Revver is a video sharing site that hosts user generated content. It was founded by Steven Starr, Ian Clarke and Oliver Luckett in 2004 and went live in 2005. Clarke and Luckett left the company in a management shakeup in 2006.
The first video sharing site to offer revenue share, Revver seemed like a viable alternative to YouTube. Revver attaches a tracking tag known as the RevTag, which automatically displays a clickable advertisement at the end of a video. Advertisers get charged when users click on the ad, and the advertising fee is split between Revver and the video creator. RevTags are trackable all over the web, and the monetization of the videos is not hampered even if they are downloaded or shared.
The revenue share model initially helped Revver get premium content. In 2006, Revver and Verizon Wireless entered into a deal under which Verizon Wireless agreed to carry videos from Revver to users who had subscribed to Verizon’s premium V CAST service. Revver split half the revenue it received from the wireless carrier with its video creators because the videos carried to the cell phones didn’t have any ads attached to them. But the revenue share model soon prevented a lot of good content from getting on the site. Thus while Revver managed to attract a lot of amateur video creators, most viewers stuck to YouTube for the content. Still, the site paid $1 million to video producers within the first year the service was introduced.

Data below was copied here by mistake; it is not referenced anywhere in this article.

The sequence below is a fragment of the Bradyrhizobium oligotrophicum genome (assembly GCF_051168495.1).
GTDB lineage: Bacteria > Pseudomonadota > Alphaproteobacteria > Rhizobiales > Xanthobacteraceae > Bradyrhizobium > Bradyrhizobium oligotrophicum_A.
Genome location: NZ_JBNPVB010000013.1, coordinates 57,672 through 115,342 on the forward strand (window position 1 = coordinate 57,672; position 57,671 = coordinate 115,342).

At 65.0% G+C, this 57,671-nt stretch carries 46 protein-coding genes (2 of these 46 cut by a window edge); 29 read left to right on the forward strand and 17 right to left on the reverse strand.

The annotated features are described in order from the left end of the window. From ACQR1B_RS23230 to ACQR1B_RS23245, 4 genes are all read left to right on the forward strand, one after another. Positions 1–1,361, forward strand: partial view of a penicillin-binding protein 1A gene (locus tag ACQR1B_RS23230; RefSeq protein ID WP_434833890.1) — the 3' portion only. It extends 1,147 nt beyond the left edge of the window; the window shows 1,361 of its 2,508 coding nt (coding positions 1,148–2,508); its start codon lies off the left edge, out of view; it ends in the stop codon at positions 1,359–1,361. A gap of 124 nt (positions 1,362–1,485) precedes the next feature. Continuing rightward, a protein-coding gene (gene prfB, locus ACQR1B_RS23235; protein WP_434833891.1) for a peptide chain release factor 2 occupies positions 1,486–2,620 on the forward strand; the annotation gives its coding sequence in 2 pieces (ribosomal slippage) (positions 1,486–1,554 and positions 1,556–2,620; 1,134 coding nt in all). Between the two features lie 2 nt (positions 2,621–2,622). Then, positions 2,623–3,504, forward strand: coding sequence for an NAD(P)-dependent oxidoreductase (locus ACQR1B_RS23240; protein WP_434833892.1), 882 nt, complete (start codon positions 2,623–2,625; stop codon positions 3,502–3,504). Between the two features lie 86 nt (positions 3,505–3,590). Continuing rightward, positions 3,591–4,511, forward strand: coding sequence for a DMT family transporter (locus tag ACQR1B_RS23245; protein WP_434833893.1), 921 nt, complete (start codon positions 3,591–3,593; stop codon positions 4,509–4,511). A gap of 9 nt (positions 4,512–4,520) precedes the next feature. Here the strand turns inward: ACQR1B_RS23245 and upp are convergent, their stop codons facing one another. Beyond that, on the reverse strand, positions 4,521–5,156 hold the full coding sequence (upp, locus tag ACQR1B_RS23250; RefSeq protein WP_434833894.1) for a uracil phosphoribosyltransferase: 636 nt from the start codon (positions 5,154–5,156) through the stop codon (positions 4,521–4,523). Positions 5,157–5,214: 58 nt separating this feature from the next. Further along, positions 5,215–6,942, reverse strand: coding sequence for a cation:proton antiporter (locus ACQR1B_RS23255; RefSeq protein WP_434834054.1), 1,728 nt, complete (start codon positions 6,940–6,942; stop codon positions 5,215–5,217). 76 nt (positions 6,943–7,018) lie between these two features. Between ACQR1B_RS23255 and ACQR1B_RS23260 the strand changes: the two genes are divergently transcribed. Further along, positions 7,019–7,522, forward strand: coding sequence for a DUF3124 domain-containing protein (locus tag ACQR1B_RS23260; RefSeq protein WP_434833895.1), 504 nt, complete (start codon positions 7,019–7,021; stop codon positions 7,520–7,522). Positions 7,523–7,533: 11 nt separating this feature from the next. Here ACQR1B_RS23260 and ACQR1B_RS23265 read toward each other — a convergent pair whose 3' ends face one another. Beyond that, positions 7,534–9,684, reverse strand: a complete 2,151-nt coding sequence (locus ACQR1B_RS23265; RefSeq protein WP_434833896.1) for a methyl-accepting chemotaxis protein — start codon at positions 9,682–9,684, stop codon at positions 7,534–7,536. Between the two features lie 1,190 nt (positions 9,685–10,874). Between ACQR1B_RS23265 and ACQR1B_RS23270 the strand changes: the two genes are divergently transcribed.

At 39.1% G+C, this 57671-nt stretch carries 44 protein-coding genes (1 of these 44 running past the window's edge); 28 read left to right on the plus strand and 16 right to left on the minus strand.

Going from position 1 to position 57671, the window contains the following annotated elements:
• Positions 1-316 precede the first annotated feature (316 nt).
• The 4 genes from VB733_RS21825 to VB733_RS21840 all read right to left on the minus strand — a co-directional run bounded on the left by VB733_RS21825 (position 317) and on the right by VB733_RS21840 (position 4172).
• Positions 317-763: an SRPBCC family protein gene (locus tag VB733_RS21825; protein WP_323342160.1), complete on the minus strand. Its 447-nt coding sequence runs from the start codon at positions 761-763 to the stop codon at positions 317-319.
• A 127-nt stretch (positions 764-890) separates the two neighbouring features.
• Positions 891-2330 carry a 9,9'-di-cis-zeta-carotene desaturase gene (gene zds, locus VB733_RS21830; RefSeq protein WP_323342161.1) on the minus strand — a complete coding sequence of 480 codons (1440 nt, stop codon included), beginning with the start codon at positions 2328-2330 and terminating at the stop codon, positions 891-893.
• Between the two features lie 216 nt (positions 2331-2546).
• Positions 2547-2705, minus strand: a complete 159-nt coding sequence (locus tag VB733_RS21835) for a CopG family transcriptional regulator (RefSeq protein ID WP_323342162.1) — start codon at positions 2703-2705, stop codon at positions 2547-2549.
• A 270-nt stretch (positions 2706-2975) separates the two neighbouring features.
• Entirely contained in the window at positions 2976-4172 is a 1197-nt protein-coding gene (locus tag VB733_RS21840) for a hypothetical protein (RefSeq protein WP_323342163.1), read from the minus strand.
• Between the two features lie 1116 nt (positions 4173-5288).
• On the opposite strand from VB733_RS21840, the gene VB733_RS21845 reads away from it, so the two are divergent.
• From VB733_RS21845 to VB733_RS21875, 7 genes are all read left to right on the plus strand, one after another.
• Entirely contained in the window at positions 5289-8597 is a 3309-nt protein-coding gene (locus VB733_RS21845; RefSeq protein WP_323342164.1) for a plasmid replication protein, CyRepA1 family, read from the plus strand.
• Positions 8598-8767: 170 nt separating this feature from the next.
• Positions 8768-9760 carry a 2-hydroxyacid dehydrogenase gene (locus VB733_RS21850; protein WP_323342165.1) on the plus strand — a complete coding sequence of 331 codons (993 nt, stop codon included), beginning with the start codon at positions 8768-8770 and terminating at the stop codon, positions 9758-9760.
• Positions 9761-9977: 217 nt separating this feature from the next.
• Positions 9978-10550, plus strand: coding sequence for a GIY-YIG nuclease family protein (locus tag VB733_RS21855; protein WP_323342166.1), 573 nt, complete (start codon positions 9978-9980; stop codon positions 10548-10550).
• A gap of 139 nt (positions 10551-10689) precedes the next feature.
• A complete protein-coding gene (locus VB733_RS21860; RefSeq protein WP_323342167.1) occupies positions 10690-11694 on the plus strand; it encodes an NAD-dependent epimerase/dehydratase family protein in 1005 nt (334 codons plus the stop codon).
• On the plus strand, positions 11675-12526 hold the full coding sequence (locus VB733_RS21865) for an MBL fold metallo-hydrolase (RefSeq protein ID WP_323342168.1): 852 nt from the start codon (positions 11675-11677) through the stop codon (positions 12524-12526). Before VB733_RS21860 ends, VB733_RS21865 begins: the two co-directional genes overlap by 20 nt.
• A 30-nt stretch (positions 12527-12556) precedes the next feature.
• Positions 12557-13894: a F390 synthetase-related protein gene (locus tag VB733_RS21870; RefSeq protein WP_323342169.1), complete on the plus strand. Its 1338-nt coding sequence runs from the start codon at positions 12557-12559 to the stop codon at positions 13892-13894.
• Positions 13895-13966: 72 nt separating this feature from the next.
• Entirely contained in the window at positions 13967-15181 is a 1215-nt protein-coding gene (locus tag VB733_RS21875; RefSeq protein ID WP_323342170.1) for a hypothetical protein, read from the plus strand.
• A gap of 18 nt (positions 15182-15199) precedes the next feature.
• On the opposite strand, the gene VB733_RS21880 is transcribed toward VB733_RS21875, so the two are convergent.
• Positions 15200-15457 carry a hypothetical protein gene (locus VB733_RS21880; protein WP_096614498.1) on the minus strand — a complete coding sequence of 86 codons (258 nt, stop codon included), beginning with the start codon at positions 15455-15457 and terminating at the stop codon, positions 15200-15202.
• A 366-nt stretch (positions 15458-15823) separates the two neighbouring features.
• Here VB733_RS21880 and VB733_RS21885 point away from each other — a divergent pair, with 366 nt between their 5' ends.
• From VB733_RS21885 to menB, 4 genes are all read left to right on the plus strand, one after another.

In 2007, Revver announced another deal with Verizon wherein Verizon FiOS TV and consumer broadband customers can access content from Revver. The deal allowed Verizon’s customers access to premium Revver videos in their living rooms, on their computers or on the go. In early 2008, there were reports that Revver was running out of money and was shopping itself for $300,000-$500,000 and assumption of its debt, which was in the $1 million range. Revver had previously raised $12.7 million: $4 million in a Series A round of funding from Bessemer Venture Partners, Draper Fisher Jurvetson and Draper Richards and $8.7 million in a Series B from Bessemer Venture Partners, Draper Fisher Jurvetson, Draper Richards and William Randolph Hearst III.
In March 2008, Live Universe acquired Revver for about $5 million. Under the deal, Revver will continue to operate as a separate branded property. In June 2008, Revver partnered with Revision3 to distribute the latter’s content. Under this deal, Revision3 will also be able to sell ads against the content on Revver.com for additional revenue share (apart from Revver’s revenue model).
According to Quantcast, Revver attracts over 599,000 US monthly visitors whereas competitors like Veoh attract over 4 million US monthly visitors. Livestudio.com, which is also part of Live Universe’s family of companies, attracts over 1.5 million US monthly people. We hope that the merger and the new content deal will help Revver revive itself.
This segment is a part in the series : Deal Radar 2008